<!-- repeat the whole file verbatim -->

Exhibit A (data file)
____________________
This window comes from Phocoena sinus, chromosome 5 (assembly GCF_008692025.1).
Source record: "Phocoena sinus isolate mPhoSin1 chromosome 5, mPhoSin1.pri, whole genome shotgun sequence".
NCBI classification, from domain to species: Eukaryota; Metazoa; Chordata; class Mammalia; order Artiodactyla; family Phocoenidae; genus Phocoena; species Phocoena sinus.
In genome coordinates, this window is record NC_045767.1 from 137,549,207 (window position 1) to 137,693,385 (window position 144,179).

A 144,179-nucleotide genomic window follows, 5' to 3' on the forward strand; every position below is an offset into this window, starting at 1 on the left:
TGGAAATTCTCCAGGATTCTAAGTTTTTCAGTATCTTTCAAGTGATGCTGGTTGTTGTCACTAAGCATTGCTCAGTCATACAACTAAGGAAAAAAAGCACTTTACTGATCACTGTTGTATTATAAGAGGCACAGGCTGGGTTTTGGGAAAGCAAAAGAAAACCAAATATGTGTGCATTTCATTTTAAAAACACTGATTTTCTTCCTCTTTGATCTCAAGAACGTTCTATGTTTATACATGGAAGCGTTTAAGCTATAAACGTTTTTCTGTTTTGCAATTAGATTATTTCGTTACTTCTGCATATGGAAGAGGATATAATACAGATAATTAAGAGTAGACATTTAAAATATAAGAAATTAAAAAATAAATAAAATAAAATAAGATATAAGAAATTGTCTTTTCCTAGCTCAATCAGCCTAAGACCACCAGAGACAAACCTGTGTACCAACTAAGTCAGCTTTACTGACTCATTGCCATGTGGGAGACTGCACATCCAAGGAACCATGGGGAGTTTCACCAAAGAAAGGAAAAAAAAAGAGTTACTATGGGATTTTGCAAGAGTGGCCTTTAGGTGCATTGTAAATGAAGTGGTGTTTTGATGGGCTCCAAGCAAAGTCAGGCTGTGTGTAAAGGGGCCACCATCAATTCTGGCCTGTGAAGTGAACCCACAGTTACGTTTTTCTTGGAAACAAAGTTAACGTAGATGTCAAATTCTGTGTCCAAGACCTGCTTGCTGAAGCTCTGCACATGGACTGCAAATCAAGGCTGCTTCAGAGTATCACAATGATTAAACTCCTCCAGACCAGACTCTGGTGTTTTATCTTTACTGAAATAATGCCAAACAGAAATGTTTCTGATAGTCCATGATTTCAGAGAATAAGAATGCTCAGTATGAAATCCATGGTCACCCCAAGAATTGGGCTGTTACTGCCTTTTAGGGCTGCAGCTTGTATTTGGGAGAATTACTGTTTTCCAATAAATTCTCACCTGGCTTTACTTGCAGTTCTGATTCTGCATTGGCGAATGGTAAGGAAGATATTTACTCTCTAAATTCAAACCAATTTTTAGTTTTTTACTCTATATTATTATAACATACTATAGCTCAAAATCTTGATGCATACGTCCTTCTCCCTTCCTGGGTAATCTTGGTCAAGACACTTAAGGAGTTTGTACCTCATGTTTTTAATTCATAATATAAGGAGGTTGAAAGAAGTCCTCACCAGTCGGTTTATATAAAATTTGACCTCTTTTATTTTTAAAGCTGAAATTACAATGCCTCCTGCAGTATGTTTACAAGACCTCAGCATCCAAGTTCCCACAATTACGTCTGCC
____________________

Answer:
This window comes from Phocoena sinus, chromosome 5 (assembly GCF_008692025.1).
Source record: "Phocoena sinus isolate mPhoSin1 chromosome 5, mPhoSin1.pri, whole genome shotgun sequence".
NCBI classification, from domain to species: Eukaryota; Metazoa; Chordata; class Mammalia; order Artiodactyla; family Phocoenidae; genus Phocoena; species Phocoena sinus.
In genome coordinates, this window is record NC_045767.1 from 137,549,207 (window position 1) to 137,693,385 (window position 144,179).

A 144,179-nucleotide genomic window follows, 5' to 3' on the forward strand; every position below is an offset into this window, starting at 1 on the left:
TGGAAATTCTCCAGGATTCTAAGTTTTTCAGTATCTTTCAAGTGATGCTGGTTGTTGTCACTAAGCATTGCTCAGTCATACAACTAAGGAAAAAAAGCACTTTACTGATCACTGTTGTATTATAAGAGGCACAGGCTGGGTTTTGGGAAAGCAAAAGAAAACCAAATATGTGTGCATTTCATTTTAAAAACACTGATTTTCTTCCTCTTTGATCTCAAGAACGTTCTATGTTTATACATGGAAGCGTTTAAGCTATAAACGTTTTTCTGTTTTGCAATTAGATTATTTCGTTACTTCTGCATATGGAAGAGGATATAATACAGATAATTAAGAGTAGACATTTAAAATATAAGAAATTAAAAAATAAATAAAATAAAATAAGATATAAGAAATTGTCTTTTCCTAGCTCAATCAGCCTAAGACCACCAGAGACAAACCTGTGTACCAACTAAGTCAGCTTTACTGACTCATTGCCATGTGGGAGACTGCACATCCAAGGAACCATGGGGAGTTTCACCAAAGAAAGGAAAAAAAAAGAGTTACTATGGGATTTTGCAAGAGTGGCCTTTAGGTGCATTGTAAATGAAGTGGTGTTTTGATGGGCTCCAAGCAAAGTCAGGCTGTGTGTAAAGGGGCCACCATCAATTCTGGCCTGTGAAGTGAACCCACAGTTACGTTTTTCTTGGAAACAAAGTTAACGTAGATGTCAAATTCTGTGTCCAAGACCTGCTTGCTGAAGCTCTGCACATGGACTGCAAATCAAGGCTGCTTCAGAGTATCACAATGATTAAACTCCTCCAGACCAGACTCTGGTGTTTTATCTTTACTGAAATAATGCCAAACAGAAATGTTTCTGATAGTCCATGATTTCAGAGAATAAGAATGCTCAGTATGAAATCCATGGTCACCCCAAGAATTGGGCTGTTACTGCCTTTTAGGGCTGCAGCTTGTATTTGGGAGAATTACTGTTTTCCAATAAATTCTCACCTGGCTTTACTTGCAGTTCTGATTCTGCATTGGCGAATGGTAAGGAAGATATTTACTCTCTAAATTCAAACCAATTTTTAGTTTTTTACTCTATATTATTATAACATACTATAGCTCAAAATCTTGATGCATACGTCCTTCTCCCTTCCTGGGTAATCTTGGTCAAGACACTTAAGGAGTTTGTACCTCATGTTTTTAATTCATAATATAAGGAGGTTGAAAGAAGTCCTCACCAGTCGGTTTATATAAAATTTGACCTCTTTTATTTTTAAAGCTGAAATTACAATGCCTCCTGCAGTATGTTTACAAGACCTCAGCATCCAAGTTCCCACAATTACGTCTGCC